Daniel Webster Towering figure in the Senate in first half of 19 th century, a Whig nationalist – Secretary of State under Harrison, Tyler Wanted to preserve the Union, brokered a number of compromises to do so Massachusetts 2 nd Reply to Hayne spontaneous (Jan. 1830). Against proposal in SC to nullify protective Tariff of 1828 – Only Federal govt can set foreign trade policies.
Daniel Webster Is the Union the creation of the states? – Hint: no. Rather, the national people created both the states and the federal government The greatest power must rest with the national government: – It is, Sir, the people's Constitution, the people's government, made for the people, made by the people, and answerable to the people. The people of the United States have declared that the Constitution shall be the supreme law. We must either admit the proposition, or dispute their authority.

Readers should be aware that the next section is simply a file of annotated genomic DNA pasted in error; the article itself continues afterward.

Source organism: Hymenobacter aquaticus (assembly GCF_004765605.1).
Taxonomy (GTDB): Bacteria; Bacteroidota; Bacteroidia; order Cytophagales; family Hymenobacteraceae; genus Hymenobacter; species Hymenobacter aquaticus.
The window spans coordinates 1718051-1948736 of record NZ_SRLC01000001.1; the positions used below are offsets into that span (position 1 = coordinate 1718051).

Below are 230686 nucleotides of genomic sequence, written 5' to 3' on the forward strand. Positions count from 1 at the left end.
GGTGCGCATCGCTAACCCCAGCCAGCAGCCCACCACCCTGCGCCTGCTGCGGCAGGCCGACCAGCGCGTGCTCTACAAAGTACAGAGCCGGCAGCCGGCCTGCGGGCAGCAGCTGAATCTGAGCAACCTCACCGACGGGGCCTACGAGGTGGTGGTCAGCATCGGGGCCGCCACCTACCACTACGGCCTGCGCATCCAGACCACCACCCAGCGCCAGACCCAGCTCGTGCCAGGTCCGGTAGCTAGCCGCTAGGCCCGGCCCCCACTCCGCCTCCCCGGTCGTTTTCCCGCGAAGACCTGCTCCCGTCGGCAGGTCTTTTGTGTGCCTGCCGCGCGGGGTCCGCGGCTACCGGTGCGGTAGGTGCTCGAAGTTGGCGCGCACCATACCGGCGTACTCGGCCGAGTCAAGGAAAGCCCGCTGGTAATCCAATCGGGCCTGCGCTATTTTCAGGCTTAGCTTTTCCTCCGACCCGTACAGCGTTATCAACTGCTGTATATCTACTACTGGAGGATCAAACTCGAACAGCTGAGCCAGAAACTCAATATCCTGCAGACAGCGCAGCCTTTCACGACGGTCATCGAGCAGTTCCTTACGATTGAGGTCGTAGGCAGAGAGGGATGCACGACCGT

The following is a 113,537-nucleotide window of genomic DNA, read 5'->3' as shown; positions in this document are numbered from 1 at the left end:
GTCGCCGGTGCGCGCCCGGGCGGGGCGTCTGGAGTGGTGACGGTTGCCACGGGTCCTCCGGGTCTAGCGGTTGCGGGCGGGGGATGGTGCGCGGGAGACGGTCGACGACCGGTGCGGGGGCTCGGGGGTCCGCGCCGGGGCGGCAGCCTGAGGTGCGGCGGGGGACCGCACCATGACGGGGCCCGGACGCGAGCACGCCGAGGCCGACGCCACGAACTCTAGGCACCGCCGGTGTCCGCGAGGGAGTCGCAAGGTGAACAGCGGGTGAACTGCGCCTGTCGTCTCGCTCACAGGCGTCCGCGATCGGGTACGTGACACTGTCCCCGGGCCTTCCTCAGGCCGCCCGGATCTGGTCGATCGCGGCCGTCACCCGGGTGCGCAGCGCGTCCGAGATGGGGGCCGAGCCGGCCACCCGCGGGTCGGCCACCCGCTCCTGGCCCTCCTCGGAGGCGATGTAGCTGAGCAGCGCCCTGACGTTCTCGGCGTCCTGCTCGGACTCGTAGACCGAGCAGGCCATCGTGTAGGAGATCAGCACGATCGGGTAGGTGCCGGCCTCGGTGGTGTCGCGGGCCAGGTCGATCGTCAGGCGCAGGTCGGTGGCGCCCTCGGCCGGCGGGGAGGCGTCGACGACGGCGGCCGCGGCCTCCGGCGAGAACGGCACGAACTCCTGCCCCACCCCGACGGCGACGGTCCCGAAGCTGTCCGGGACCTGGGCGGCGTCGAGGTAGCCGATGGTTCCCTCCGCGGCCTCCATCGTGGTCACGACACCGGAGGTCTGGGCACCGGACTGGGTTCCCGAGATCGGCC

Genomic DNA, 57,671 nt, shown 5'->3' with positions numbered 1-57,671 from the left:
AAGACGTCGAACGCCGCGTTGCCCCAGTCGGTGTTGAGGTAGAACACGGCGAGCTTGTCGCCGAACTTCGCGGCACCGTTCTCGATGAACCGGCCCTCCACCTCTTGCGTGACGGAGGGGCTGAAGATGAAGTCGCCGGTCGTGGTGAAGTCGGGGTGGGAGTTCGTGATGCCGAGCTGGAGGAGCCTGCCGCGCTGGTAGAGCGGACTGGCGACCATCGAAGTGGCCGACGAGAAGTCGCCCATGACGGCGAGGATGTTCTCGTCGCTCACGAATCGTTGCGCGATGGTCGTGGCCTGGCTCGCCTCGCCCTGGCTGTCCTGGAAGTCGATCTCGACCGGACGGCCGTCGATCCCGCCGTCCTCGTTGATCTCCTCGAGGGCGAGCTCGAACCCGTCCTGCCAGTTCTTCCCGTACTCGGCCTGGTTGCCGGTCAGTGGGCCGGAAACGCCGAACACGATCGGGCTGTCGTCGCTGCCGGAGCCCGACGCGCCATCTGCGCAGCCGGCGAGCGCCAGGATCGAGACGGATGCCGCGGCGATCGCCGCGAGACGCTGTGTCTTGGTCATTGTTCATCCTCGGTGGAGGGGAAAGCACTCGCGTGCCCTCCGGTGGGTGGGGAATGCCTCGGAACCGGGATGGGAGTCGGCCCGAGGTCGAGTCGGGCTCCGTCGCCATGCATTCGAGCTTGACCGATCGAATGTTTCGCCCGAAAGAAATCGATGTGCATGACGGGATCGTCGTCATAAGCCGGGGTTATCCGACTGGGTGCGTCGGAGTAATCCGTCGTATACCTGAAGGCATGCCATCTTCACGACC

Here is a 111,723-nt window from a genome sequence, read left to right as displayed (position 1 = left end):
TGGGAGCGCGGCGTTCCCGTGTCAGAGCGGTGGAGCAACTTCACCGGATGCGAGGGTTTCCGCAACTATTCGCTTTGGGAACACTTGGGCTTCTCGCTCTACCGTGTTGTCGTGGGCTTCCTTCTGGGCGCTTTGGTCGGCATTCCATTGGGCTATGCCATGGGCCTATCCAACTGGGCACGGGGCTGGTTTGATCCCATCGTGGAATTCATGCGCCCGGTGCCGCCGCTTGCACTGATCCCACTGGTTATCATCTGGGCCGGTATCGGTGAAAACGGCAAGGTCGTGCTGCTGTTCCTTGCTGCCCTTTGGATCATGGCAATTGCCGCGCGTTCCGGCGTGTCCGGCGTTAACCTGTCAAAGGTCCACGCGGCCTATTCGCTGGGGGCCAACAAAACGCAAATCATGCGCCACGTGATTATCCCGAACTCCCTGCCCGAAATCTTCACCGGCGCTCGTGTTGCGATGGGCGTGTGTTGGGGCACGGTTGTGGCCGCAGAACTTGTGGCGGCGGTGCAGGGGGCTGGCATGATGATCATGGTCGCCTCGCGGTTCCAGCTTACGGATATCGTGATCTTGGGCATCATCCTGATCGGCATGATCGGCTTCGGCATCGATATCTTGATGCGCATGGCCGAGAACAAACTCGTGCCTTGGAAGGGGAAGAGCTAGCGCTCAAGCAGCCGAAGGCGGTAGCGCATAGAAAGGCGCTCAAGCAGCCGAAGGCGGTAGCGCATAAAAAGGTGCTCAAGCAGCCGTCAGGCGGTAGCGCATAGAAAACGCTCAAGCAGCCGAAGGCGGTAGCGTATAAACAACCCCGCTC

Daniel Webster The people = the nation – the State legislatures, as political bodies, however sovereign, are yet not sovereign over the people. So far as the people have given the power to the general government, so far the grant is unquestionably good, and the government holds of the people, and not of the State governments.